An hour later, just before game time, we’re back at the stadium. The hallways and stairs are full of Americans. FIFA estimates 20,000 U.S. fans but it feels like more. Everyone is geeked for the game. Everyone understands the importance. They chant “Gha-na-na-na, Gha-na-na-na, hey-hey, Goodbye!” In the stands, we lock arms as the national anthem plays, just like Eric and I did back in France, only now we’re amid both friends and a horde of Americans wearing flags for capes and holding aloft inflatable Uncle Sams. The chills resurface, despite the balmy air, for there is nothing quite like hearing your anthem abroad. You can hear it thousands of times at home, before every NBA and MLB game, and it becomes part of a routine. But to hear it played thousands of miles from home, in some strange city, before a World Cup match? If that doesn’t make you feel something, then you’re not human.
And then, 30 seconds in, Clint Dempsey four-touches it on the right wing and finds the back of the net. We leap and hug and beer falls around us like liquid confetti, full cups jettisoned in joy.
The warm glow dissipates quickly. The U.S. is outplayed for the next hour-plus. Eventually, Ghana equalizes in the 82nd minute. It feels like the same old story. But then, in the 86th minute, John Brooks flies in on a twisting corner kick and heads the ball into the turf, ricocheting it back up into the top of the net. Delirium. Only this time it’s joy mixed with shock, all exhaled at once. Within minutes Brooks’ Wikipedia page reads: “John Brooks is a German-American footballer. He is the greatest American since Abe Lincoln.”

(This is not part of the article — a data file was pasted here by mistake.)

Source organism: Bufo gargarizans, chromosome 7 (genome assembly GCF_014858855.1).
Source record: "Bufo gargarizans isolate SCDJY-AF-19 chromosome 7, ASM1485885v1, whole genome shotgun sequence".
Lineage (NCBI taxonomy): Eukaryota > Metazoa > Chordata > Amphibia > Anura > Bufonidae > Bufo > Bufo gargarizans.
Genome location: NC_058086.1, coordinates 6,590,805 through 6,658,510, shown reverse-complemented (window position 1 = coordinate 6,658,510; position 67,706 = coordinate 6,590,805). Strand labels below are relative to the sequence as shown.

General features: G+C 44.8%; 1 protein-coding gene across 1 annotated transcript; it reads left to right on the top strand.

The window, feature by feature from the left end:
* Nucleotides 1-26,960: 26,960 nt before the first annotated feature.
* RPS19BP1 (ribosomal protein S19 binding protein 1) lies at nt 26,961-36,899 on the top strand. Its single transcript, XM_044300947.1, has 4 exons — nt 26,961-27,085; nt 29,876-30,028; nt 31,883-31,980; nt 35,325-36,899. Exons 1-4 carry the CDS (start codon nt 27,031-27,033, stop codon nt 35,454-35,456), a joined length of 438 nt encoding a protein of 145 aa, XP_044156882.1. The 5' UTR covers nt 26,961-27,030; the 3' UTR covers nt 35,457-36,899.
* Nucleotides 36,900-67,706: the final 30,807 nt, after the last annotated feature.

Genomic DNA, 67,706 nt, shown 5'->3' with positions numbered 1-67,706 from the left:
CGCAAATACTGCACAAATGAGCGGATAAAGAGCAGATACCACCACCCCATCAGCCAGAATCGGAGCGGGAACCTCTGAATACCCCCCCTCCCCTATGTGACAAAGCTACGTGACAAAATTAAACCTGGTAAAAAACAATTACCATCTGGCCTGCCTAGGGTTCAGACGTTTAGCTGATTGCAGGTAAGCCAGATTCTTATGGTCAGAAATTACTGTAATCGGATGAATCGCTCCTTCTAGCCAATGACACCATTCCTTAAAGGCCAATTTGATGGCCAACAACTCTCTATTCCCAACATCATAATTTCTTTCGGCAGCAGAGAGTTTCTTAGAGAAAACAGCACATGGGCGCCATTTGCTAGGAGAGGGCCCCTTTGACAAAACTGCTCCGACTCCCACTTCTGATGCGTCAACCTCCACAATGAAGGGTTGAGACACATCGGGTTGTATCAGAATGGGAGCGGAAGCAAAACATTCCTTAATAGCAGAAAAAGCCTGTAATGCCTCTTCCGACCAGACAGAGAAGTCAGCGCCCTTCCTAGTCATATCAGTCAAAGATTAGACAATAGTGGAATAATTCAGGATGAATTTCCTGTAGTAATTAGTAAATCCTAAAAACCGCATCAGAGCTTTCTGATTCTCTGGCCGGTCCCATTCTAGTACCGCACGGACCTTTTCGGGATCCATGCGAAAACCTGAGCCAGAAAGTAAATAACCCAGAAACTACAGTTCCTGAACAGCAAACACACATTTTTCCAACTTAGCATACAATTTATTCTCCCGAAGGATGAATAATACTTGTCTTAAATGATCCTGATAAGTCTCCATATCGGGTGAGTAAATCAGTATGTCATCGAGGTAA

Out into the night we pour, strangers hugging strangers, surrounded by Captain Americas and shirtless, body-painted young men who look like they’ve seen the rapture. Over the course of the next four hallucinatory, celebratory hours, we meet fans from Seattle and Salt Lake, Santa Monica and Washington DC. At a local pizza joint, the whole place erupts into song, the national anthem stuck on drunken, hoarse-voiced repeat. We see Gabe again, his arm around a grinning Annie. He is delirious—this is the first World Cup win he’s seen. But then again it’s only the fifth U.S. win in the past six decades, so we all feel fortunate just to be here. We try to drink in the night, to stop time. To live in this moment, among friends new and old.
And this, as best I can figure, is the reason we and so many others have flown across the world and spent a small fortune on flights and tickets, all for one game, and not even a championship game at that, but an opener. Because we might be part of a moment like this. Because of Donovan in 2010, and Gaetjens in 1950 and Marcelo Balboa and that surreal bicycle kick that just missed in 1994. Because of the chance to see something unprecedented. Because you’ll meet people from six different countries in one day, and share a pint with all of them, like some Olympic Village for fans. Because the World Cup provides a rare opportunity to, as Boykoff puts it, “yell ‘USA! USA!’ And not feel like a jerk.” Because of the crazy, unrealistic dream that you may get to have a moment—like this moment in Natal—in which you are walking through a light drizzle in a remote coastal city in the greatest soccer country in the world and yet be surrounded by the stars and stripes.
At the conclusion of our night, a smiling blonde guy in a Dempsey jersey approaches our group at a cafe asks if any of us are going to Manaus for the Portugal game. He has an extra ticket and can’t make it. Sadly, we tell him, we are not. It’s time to leave this alternate, glorious reality and return home to our families and jobs. We have to fly back to Rio later that night, at 4 A.M., then back to States over the next couple days.
“Tell you what, I’m not going to use it,” he says anyway, handing the ticket over. “You guys take it. Just do me a favor. Give it to some American fan who looks liked they’d appreciate it.”
It shouldn’t be hard.